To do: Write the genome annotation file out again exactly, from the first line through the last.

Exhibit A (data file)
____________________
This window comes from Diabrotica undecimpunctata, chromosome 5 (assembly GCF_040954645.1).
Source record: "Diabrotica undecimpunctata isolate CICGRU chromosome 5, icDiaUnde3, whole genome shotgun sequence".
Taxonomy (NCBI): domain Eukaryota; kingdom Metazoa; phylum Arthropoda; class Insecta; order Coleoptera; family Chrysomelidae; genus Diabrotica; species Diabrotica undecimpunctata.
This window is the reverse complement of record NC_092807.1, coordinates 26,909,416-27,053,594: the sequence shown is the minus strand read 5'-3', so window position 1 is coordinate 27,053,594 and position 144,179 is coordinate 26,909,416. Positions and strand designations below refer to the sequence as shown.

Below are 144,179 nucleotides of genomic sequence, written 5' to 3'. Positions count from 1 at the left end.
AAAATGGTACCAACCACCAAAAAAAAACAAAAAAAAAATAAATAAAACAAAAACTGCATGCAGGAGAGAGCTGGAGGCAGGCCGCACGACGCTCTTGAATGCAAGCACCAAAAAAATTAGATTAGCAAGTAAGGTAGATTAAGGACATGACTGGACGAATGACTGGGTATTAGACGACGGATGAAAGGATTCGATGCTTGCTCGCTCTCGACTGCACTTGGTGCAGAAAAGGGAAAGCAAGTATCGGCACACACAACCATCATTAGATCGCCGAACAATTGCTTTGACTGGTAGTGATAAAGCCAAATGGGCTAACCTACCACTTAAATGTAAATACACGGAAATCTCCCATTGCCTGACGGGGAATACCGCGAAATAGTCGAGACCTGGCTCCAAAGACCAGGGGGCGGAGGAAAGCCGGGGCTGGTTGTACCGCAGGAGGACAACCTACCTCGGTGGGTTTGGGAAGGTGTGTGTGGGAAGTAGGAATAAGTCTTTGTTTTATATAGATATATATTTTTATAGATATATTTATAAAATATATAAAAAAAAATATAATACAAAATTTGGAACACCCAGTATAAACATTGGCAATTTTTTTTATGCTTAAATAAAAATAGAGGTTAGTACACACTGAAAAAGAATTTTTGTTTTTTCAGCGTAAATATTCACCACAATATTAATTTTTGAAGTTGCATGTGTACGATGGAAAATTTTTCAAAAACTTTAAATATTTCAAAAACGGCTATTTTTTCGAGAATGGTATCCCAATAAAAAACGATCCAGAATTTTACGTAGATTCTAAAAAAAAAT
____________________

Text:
This window comes from Diabrotica undecimpunctata, chromosome 5 (assembly GCF_040954645.1).
Source record: "Diabrotica undecimpunctata isolate CICGRU chromosome 5, icDiaUnde3, whole genome shotgun sequence".
Taxonomy (NCBI): domain Eukaryota; kingdom Metazoa; phylum Arthropoda; class Insecta; order Coleoptera; family Chrysomelidae; genus Diabrotica; species Diabrotica undecimpunctata.
This window is the reverse complement of record NC_092807.1, coordinates 26,909,416-27,053,594: the sequence shown is the minus strand read 5'-3', so window position 1 is coordinate 27,053,594 and position 144,179 is coordinate 26,909,416. Positions and strand designations below refer to the sequence as shown.

Below are 144,179 nucleotides of genomic sequence, written 5' to 3'. Positions count from 1 at the left end.
AAAATGGTACCAACCACCAAAAAAAAACAAAAAAAAAATAAATAAAACAAAAACTGCATGCAGGAGAGAGCTGGAGGCAGGCCGCACGACGCTCTTGAATGCAAGCACCAAAAAAATTAGATTAGCAAGTAAGGTAGATTAAGGACATGACTGGACGAATGACTGGGTATTAGACGACGGATGAAAGGATTCGATGCTTGCTCGCTCTCGACTGCACTTGGTGCAGAAAAGGGAAAGCAAGTATCGGCACACACAACCATCATTAGATCGCCGAACAATTGCTTTGACTGGTAGTGATAAAGCCAAATGGGCTAACCTACCACTTAAATGTAAATACACGGAAATCTCCCATTGCCTGACGGGGAATACCGCGAAATAGTCGAGACCTGGCTCCAAAGACCAGGGGGCGGAGGAAAGCCGGGGCTGGTTGTACCGCAGGAGGACAACCTACCTCGGTGGGTTTGGGAAGGTGTGTGTGGGAAGTAGGAATAAGTCTTTGTTTTATATAGATATATATTTTTATAGATATATTTATAAAATATATAAAAAAAAATATAATACAAAATTTGGAACACCCAGTATAAACATTGGCAATTTTTTTTATGCTTAAATAAAAATAGAGGTTAGTACACACTGAAAAAGAATTTTTGTTTTTTCAGCGTAAATATTCACCACAATATTAATTTTTGAAGTTGCATGTGTACGATGGAAAATTTTTCAAAAACTTTAAATATTTCAAAAACGGCTATTTTTTCGAGAATGGTATCCCAATAAAAAACGATCCAGAATTTTACGTAGATTCTAAAAAAAAAT